Date: Wed Apr 18 15:13:41 2007

Author: Jerry DiMarco

Subject: Re: Mucous Plug Physics

Post:
I agree. Without being able to read the article, the only thing we
can say is that there is an association, no cause and effect has been
shown. Stress could certainly be a factor, and there was no mention of the
mucous plug. It is also significant that the pregnancies were already full
term. There are other studies as well, including some looking at the
effect of a full moon, but I couldn't read any of those without paying for
the privilege.
One thing I could read for free was some chat on the topic. Many of
the comments were from believers in the change in pressure and full moon
effects. Most of those sounded quite emotional about the topic (a
hurricane was approaching at the time). There was one woman though who saw
the bigger picture and wondered if it wasn't all the worry and stress that
caused the onset of labor. That sounds more believable...

Jerry


At 12:59 PM 4/18/2007, you wrote:
>Dick,
>
>Look at the abstract on the second article. Their conclusion was
>that the difference was not "clinically" significant.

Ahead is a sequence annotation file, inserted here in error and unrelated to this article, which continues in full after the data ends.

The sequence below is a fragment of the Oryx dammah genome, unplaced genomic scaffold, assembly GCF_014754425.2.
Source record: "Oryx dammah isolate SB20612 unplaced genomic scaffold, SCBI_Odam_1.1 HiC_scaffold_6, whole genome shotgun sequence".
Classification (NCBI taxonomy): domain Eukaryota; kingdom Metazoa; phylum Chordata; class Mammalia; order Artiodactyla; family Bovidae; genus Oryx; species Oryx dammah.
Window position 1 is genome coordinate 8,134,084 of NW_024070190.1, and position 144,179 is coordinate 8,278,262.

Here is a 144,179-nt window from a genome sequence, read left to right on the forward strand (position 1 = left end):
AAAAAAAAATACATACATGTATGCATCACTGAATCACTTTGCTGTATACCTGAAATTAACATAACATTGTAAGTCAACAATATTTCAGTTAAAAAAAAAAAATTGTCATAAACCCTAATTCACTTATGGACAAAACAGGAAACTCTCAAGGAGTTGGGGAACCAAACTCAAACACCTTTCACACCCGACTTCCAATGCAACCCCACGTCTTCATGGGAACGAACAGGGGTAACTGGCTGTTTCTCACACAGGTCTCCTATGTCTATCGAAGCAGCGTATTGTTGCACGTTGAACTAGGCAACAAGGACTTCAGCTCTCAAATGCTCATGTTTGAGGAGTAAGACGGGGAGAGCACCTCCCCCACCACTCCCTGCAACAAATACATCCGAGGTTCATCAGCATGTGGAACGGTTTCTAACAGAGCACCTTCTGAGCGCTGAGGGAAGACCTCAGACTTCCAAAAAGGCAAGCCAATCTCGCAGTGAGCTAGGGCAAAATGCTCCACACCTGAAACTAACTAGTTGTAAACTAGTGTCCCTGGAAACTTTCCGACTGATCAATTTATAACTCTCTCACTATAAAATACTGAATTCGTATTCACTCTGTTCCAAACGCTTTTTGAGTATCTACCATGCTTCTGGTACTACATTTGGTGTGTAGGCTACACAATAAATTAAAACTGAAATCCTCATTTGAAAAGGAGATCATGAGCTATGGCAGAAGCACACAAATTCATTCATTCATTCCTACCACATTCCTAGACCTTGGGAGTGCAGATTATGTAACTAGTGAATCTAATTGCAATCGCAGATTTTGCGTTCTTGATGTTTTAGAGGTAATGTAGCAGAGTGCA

>
>I'm willing to accept the correlation with barometric pressure. But
>I'm more likely to believe that being startled from sleep at 1:am by
>the sound of thunder is the more direct cause. And I'd also suspect
>that the weather effects answers to such questions as, "Should we go
>to the hospital now?"
>
>All the nurses around here will tell you that the phase of the moon
>effects delivery dates. I'm more willing to believe that it
>influences the conception date. But I've never seen any good
>statistic on that either.
>
>Paul
>
>
>On Apr 18, 2007, at 12:39 PM, Richard Berg wrote:
>
>>
>>I still have a hard time believing it. Did they check things such
>>as excitement or worry about the weather, etc., in causing tension
>>and thus leading to premature onset of childbirth?
>>
>>Dick
>>
>>On Wed, 18 Apr 2007, Edward Sabol wrote:
>>
>>>http://pregnancy.about.com/cs/laborbirth/l/blweather.htm
>>>
>>>on point link


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Jerry DiMarco
Manager of Lecture Demonstrations and Instructional Labs
Montana State Univ., Physics Dept.
Bozeman, MT

Our Motto: "What would your mother do?"



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